Degrees of Friendship

Eliza HuieBy Eliza Huie6 Minutes

Excerpt taken from The Whole Life: 52 Weeks of Biblical Self-Care by Eliza Huie & Esther Smith


Friendship halves our troubles and doubles our joys.
J. C. Ryle

Friendships are not created equal. Some friendships take more work than others. Some are forged through common interest; others are formed due to a shared task or responsibility; and some friendships are made unexpectedly in a more organic or providential way. You might have friends who feel closer than your own family. Other friends you may only talk to once a year at best, but despite the infrequent communication, you remain friends.

One common misunderstanding in Christian circles is that friendships, specifically with other believers, should all be marked by significant depth and closeness. It is not wrong to be closer with some people than you are with others. While all friendships don’t need to have the same degree of depth, they all take intentionality and a willingness to be known.

Jesus himself showed us this. He was a “friend of sinners” and known by a wide variety of people with whom he shared meals and conversation. He also had closer friends like Lazarus, Mary, and Martha. In addition, he had the twelve disciples with whom he chose to engage in more intentional friendship and ministry. Out of the twelve, he had three—Peter, James, and John—he was even closer to. With those three, he went deeper, sharing unique moments and conversations not experienced with the other disciples. Of those three he had one who was closer still: John. John is described in Scripture as “the disciple whom Jesus loved.” He was the one who laid on Jesus’s breast at the last supper (John 13:23). All of these friendships were tied to the human need of companionship. We were made to be in community.

Jesus did not love John more than the other disciples even though he did share a closer friendship with him. This was not sinful exclusion; it was a naturally formed closeness. Not forced. Not obliged. But shared by only them.

Do believers have to be close friends with someone just because they are in the same Christian circles? Does the fact that we are all followers of Christ mean we must all be best friends? These questions can cause Christians undo stress and frustration. Instead we should consider how to make more natural connections with one another. In some cases, we may need to be more willing to be known; in other situations we can rest in the fact that a casual but genuine friendship is sufficient. Let the friendships of Jesus teach us that this variation is a natural part of life.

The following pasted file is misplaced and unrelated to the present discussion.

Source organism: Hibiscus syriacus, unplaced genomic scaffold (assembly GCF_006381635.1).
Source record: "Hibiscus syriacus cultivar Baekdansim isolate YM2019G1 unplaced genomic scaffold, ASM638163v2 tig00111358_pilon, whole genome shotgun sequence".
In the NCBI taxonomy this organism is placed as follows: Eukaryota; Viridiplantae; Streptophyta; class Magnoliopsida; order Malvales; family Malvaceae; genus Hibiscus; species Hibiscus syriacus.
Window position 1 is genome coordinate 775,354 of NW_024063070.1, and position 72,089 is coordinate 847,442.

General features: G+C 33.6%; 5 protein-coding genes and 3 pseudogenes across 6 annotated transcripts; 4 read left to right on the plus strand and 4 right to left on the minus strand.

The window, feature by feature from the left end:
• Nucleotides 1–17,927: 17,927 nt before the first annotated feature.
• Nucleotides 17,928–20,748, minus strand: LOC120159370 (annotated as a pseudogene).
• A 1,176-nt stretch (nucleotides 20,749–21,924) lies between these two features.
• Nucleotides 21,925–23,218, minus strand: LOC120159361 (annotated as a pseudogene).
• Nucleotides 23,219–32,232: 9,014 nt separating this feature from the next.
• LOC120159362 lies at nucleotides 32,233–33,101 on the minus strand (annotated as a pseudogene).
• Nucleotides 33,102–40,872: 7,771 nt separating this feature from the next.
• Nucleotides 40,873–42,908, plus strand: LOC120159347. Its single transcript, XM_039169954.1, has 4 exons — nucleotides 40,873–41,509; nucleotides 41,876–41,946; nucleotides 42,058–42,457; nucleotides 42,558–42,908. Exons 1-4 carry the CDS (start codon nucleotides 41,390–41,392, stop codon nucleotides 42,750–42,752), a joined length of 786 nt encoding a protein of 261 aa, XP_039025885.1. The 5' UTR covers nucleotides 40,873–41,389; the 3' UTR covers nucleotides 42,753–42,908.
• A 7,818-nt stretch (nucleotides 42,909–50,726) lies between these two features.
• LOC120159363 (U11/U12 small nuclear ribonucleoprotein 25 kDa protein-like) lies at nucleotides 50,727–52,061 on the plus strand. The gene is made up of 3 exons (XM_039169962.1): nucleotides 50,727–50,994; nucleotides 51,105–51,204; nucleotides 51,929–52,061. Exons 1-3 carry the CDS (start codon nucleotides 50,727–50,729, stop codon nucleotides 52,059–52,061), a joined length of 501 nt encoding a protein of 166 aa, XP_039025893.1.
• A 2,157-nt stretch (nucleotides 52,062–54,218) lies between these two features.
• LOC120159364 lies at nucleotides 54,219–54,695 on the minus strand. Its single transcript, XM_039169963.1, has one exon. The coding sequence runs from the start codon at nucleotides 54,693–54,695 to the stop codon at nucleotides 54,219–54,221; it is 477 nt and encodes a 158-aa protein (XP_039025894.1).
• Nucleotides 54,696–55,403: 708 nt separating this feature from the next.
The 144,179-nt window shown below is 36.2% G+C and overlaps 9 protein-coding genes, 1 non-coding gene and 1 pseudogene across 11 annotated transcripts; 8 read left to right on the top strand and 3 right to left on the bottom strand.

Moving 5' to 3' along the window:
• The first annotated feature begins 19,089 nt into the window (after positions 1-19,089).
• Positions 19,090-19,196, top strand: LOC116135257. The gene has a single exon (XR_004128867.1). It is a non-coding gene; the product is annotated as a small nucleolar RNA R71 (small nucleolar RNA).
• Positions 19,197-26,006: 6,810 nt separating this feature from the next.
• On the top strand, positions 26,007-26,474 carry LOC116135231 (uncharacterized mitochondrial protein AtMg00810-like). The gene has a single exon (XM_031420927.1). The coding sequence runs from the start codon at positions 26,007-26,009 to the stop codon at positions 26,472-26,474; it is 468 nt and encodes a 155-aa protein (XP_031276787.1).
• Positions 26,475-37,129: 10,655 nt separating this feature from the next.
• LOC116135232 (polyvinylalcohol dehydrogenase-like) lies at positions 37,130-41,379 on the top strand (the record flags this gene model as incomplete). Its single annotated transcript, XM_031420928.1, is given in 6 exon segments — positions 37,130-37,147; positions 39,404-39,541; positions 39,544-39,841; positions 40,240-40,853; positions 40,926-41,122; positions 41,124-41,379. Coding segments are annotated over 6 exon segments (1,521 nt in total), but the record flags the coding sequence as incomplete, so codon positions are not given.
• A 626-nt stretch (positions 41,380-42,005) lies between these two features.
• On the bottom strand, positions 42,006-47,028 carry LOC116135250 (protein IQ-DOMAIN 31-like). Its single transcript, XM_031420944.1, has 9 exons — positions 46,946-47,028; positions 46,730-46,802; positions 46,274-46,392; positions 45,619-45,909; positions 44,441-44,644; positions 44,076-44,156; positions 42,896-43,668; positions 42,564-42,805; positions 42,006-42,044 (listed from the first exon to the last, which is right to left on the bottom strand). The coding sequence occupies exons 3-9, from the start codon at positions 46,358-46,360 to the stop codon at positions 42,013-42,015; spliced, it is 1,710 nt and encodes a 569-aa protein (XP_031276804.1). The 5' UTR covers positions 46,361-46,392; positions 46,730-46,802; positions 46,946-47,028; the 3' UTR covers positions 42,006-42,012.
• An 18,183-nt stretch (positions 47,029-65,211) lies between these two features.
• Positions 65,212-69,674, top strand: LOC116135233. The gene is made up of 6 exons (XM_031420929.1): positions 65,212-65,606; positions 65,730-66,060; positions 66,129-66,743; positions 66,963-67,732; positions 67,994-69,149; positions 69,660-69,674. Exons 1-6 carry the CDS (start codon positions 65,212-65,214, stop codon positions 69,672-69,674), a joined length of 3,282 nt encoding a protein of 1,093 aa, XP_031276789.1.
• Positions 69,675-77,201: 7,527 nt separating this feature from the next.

Don’t exhaust yourself trying to be the closest of friends with all believers. Instead, be willing to engage, be vulnerable, and embrace the blessing and joy of varying levels of friendships.

Gospel Spotlight

As a Christian you are a friend of God. Jesus calls you friend. And this friendship is intimate and everlasting.

Action and Application

Spiritual: Using Jesus’s own life as an example, prayerfully evaluate the friendships God has given you. Spend time praying for and thanking God for the varying degrees of friendships that are gifts of companionship to your soul.

Emotional: Do you tend to share your deepest feelings with all your friends? Or do you tend to be overly guarded with your emotions? Healthy vulnerability will mean you make careful choices on how much to share and with whom. Wisely consider which of your friends should know more or less about your feelings. Friends who have proven trustworthy with small areas of vulnerability will likely be faithful with more.

Physical: Physical presence strengthens friendships. You catch more nonverbal communication when you are with someone. Plan some face-to-face time with a friend this week. Notice how being together in person strengthens your relationship.

Relational: Do you have a “John” in your life? Take some time this week to reach out to that friend and thank this person for the close friendship.

Guided Journaling

Consider how your own friendships vary in depth of closeness. List out the names of your friends. Include relationships that are casual acquaintances, closer companions, as well as those who are your dearest friends. As you reflect on this list, what does it reveal about your friendships? Journal your thoughts.

Excerpted from The Whole Life: 52 Weeks of Biblical Self-Care © 2021 by Eliza Huie and Esther Smith. May not be reproduced without prior written permission.